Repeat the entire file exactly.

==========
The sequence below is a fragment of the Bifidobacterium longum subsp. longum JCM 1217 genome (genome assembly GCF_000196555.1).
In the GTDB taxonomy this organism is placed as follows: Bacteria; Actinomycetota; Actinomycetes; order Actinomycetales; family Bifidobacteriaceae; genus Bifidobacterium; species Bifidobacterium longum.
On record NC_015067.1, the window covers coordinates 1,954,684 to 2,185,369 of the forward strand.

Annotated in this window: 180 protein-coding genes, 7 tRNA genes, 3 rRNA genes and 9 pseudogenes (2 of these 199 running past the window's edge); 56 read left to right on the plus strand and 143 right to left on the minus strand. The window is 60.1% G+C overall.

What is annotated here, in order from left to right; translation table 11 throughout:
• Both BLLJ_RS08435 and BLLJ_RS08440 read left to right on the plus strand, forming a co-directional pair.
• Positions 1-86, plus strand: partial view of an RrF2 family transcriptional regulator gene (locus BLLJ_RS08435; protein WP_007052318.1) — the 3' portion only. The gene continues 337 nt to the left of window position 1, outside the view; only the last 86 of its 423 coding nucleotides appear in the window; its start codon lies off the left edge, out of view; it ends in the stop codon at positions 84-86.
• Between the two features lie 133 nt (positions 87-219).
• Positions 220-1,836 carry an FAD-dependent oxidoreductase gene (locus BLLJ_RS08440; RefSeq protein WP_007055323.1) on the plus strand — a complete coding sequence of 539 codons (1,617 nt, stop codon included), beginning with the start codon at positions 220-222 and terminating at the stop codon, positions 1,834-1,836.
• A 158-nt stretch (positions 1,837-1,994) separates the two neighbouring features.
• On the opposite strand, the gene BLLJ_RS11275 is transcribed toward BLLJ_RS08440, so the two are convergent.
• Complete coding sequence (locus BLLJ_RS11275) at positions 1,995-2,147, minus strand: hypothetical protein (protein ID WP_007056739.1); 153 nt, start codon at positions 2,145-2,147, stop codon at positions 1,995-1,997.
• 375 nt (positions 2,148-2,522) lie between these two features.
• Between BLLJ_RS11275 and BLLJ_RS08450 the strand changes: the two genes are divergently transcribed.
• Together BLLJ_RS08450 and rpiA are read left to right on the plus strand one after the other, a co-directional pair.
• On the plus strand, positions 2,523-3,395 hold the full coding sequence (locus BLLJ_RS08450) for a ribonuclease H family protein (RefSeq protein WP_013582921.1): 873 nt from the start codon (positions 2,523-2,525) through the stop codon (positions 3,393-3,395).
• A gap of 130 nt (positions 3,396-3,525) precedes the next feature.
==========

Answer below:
The sequence below is a fragment of the Bifidobacterium longum subsp. longum JCM 1217 genome (genome assembly GCF_000196555.1).
In the GTDB taxonomy this organism is placed as follows: Bacteria; Actinomycetota; Actinomycetes; order Actinomycetales; family Bifidobacteriaceae; genus Bifidobacterium; species Bifidobacterium longum.
On record NC_015067.1, the window covers coordinates 1,954,684 to 2,185,369 of the forward strand.

Annotated in this window: 180 protein-coding genes, 7 tRNA genes, 3 rRNA genes and 9 pseudogenes (2 of these 199 running past the window's edge); 56 read left to right on the plus strand and 143 right to left on the minus strand. The window is 60.1% G+C overall.

What is annotated here, in order from left to right; translation table 11 throughout:
• Both BLLJ_RS08435 and BLLJ_RS08440 read left to right on the plus strand, forming a co-directional pair.
• Positions 1-86, plus strand: partial view of an RrF2 family transcriptional regulator gene (locus BLLJ_RS08435; protein WP_007052318.1) — the 3' portion only. The gene continues 337 nt to the left of window position 1, outside the view; only the last 86 of its 423 coding nucleotides appear in the window; its start codon lies off the left edge, out of view; it ends in the stop codon at positions 84-86.
• Between the two features lie 133 nt (positions 87-219).
• Positions 220-1,836 carry an FAD-dependent oxidoreductase gene (locus BLLJ_RS08440; RefSeq protein WP_007055323.1) on the plus strand — a complete coding sequence of 539 codons (1,617 nt, stop codon included), beginning with the start codon at positions 220-222 and terminating at the stop codon, positions 1,834-1,836.
• A 158-nt stretch (positions 1,837-1,994) separates the two neighbouring features.
• On the opposite strand, the gene BLLJ_RS11275 is transcribed toward BLLJ_RS08440, so the two are convergent.
• Complete coding sequence (locus BLLJ_RS11275) at positions 1,995-2,147, minus strand: hypothetical protein (protein ID WP_007056739.1); 153 nt, start codon at positions 2,145-2,147, stop codon at positions 1,995-1,997.
• 375 nt (positions 2,148-2,522) lie between these two features.
• Between BLLJ_RS11275 and BLLJ_RS08450 the strand changes: the two genes are divergently transcribed.
• Together BLLJ_RS08450 and rpiA are read left to right on the plus strand one after the other, a co-directional pair.
• On the plus strand, positions 2,523-3,395 hold the full coding sequence (locus BLLJ_RS08450) for a ribonuclease H family protein (RefSeq protein WP_013582921.1): 873 nt from the start codon (positions 2,523-2,525) through the stop codon (positions 3,393-3,395).
• A gap of 130 nt (positions 3,396-3,525) precedes the next feature.